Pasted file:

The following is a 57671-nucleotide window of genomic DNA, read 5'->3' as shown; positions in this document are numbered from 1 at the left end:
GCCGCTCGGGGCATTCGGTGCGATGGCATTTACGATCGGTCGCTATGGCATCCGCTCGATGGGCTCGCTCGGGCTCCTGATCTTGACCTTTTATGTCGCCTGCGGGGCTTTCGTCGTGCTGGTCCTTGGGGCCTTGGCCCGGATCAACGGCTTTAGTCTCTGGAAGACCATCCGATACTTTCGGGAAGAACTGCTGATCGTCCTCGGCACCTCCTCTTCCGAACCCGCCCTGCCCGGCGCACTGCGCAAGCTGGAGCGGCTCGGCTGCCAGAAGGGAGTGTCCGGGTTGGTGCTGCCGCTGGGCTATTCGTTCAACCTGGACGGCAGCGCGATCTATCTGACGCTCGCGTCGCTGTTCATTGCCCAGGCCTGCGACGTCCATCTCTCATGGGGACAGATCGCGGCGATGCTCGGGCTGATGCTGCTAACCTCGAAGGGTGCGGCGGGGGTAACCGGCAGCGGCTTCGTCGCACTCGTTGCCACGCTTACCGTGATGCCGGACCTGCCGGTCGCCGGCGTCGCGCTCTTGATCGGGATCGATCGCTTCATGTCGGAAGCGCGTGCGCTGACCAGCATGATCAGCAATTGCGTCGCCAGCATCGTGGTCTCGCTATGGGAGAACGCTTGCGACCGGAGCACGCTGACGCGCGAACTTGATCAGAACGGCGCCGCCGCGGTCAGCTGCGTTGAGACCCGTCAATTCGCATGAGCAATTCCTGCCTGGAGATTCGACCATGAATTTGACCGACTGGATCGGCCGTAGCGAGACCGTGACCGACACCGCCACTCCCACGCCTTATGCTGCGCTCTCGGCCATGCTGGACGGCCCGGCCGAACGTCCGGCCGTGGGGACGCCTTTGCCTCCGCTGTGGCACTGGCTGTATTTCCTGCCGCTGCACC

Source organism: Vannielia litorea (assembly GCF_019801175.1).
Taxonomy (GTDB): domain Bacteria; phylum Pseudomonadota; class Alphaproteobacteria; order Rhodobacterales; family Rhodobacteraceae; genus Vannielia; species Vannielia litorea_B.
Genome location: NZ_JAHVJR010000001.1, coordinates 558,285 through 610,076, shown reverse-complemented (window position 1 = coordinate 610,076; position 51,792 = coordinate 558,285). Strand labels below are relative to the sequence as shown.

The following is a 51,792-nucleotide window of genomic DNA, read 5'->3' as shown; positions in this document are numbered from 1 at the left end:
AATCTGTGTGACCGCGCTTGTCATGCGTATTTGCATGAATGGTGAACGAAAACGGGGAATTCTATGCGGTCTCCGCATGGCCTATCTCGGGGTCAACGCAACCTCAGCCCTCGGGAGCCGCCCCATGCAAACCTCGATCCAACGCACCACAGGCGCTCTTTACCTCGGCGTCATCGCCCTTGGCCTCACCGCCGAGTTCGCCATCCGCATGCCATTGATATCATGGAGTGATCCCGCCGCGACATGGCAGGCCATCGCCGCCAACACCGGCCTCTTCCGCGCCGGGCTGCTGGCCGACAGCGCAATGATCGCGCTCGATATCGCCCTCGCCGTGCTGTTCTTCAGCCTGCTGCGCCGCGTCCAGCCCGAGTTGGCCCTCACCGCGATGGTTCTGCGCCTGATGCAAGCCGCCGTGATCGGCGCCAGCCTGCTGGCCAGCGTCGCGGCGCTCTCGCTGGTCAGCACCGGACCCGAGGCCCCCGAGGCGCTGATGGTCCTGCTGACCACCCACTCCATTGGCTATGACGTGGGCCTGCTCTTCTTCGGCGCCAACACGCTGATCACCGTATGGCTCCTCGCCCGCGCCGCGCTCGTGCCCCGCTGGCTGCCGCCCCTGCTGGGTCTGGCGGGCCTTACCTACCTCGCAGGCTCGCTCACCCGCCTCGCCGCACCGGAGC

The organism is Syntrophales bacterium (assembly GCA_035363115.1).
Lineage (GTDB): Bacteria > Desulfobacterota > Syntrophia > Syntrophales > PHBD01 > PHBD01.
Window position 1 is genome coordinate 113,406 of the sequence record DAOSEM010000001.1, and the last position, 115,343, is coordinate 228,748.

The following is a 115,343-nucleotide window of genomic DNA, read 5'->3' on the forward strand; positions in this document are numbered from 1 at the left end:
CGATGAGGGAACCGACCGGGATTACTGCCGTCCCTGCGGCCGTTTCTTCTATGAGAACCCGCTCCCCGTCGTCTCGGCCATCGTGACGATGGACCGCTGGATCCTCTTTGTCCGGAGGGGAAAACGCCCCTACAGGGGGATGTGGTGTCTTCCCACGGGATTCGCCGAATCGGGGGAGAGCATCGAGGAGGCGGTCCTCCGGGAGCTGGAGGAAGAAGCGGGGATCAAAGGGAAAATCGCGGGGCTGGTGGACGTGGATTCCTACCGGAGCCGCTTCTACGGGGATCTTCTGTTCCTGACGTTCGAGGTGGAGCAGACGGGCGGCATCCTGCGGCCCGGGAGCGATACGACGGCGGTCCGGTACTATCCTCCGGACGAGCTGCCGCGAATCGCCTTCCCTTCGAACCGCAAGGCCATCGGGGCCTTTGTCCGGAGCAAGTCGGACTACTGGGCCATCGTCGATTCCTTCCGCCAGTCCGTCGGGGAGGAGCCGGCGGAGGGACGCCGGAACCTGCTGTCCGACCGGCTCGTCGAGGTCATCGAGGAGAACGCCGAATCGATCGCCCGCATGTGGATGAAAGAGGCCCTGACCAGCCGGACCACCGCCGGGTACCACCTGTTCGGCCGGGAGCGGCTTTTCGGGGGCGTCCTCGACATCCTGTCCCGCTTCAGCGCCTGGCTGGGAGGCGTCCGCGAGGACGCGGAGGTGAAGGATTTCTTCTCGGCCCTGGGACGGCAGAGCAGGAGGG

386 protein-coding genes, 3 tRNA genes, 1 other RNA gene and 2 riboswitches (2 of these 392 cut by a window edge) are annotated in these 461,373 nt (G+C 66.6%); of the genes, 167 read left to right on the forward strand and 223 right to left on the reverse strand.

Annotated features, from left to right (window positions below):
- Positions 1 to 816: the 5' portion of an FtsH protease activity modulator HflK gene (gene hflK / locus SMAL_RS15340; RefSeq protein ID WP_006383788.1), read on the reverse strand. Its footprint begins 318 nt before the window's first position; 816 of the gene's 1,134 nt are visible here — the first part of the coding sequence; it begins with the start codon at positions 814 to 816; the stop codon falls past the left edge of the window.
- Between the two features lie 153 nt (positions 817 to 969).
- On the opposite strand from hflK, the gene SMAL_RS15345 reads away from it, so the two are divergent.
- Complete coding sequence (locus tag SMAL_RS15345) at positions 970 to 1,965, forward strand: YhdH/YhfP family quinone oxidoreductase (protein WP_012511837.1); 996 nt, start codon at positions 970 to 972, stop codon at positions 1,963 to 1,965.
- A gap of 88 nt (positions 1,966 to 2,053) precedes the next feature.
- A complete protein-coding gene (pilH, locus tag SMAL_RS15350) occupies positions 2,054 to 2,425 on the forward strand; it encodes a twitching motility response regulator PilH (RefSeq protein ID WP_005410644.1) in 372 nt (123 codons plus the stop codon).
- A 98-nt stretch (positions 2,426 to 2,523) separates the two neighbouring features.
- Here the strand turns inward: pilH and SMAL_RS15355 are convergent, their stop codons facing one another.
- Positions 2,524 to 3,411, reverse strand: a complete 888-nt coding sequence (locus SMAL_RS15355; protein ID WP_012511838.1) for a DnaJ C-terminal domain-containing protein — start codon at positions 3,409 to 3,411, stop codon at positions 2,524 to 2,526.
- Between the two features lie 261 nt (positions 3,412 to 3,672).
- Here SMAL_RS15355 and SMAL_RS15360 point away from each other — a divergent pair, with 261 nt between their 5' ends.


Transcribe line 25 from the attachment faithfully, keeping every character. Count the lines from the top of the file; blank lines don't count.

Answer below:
- Here SMAL_RS15355 and SMAL_RS15360 point away from each other — a divergent pair, with 261 nt between their 5' ends.